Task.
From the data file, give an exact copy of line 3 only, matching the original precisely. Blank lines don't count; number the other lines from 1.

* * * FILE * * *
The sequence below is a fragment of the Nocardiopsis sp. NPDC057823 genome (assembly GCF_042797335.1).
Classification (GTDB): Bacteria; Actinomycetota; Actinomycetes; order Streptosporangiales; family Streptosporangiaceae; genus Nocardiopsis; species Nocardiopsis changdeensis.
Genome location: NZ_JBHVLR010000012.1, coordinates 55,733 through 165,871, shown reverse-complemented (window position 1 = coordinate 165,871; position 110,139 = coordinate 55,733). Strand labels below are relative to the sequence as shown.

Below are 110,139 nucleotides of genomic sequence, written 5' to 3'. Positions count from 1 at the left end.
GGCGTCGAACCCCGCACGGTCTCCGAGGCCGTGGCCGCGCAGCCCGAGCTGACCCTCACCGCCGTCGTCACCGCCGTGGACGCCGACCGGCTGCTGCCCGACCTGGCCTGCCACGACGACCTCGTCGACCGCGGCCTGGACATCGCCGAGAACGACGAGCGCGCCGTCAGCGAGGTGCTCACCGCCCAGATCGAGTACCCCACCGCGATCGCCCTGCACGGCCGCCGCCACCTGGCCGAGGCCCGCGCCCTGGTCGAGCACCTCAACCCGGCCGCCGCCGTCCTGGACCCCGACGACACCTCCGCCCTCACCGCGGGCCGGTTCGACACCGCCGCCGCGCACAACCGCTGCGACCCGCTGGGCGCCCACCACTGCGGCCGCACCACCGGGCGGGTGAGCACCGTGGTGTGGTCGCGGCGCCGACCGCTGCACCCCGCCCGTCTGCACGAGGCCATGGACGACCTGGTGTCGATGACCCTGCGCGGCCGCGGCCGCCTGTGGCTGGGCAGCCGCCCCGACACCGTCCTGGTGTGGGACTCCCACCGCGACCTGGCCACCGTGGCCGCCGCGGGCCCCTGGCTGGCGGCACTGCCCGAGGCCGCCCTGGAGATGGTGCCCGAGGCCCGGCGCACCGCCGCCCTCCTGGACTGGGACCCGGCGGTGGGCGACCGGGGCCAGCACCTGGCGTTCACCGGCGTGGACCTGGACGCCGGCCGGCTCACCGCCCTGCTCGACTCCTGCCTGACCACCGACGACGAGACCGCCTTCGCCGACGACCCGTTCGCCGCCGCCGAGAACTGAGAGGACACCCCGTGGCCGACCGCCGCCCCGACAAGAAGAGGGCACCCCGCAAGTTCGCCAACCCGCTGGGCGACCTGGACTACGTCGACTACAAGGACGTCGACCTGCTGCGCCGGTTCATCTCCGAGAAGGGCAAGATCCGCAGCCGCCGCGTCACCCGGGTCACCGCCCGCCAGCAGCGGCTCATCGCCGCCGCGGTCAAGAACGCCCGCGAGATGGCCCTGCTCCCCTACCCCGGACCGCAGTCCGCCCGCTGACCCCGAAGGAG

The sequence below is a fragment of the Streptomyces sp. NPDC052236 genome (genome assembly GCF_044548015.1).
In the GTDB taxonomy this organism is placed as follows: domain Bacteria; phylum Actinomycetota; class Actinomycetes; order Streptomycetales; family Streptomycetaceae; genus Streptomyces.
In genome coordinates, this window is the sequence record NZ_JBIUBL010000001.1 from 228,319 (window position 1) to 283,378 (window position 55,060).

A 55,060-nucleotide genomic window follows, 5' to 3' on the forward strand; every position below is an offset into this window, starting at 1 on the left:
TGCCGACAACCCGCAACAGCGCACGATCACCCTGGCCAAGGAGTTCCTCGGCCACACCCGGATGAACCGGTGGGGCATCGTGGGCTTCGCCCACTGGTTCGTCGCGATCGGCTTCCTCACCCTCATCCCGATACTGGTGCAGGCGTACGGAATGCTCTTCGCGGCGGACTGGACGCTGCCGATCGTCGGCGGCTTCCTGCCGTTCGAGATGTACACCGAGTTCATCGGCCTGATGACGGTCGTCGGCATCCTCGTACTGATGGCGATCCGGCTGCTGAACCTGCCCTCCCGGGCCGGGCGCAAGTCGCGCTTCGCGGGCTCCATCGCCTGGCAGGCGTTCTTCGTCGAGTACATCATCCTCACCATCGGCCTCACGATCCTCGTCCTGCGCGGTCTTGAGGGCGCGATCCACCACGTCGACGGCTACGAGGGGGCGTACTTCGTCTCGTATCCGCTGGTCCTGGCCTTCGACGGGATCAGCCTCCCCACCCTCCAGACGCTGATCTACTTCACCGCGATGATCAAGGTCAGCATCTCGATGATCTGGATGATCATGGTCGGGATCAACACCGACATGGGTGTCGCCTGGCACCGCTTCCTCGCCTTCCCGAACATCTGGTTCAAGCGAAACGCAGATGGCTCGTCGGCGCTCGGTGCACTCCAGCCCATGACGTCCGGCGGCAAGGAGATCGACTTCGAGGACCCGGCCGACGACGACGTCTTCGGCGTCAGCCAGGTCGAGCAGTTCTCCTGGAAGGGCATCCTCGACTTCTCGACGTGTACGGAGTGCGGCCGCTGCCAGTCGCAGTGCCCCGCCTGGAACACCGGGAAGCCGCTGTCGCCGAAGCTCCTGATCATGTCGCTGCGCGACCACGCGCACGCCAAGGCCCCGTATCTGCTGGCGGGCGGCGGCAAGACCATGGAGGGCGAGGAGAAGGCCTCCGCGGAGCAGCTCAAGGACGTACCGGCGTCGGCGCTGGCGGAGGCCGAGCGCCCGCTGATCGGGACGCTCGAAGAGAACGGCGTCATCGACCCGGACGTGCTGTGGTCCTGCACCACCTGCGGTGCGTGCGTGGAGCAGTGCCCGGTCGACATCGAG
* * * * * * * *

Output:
Genome location: NZ_JBHVLR010000012.1, coordinates 55,733 through 165,871, shown reverse-complemented (window position 1 = coordinate 165,871; position 110,139 = coordinate 55,733). Strand labels below are relative to the sequence as shown.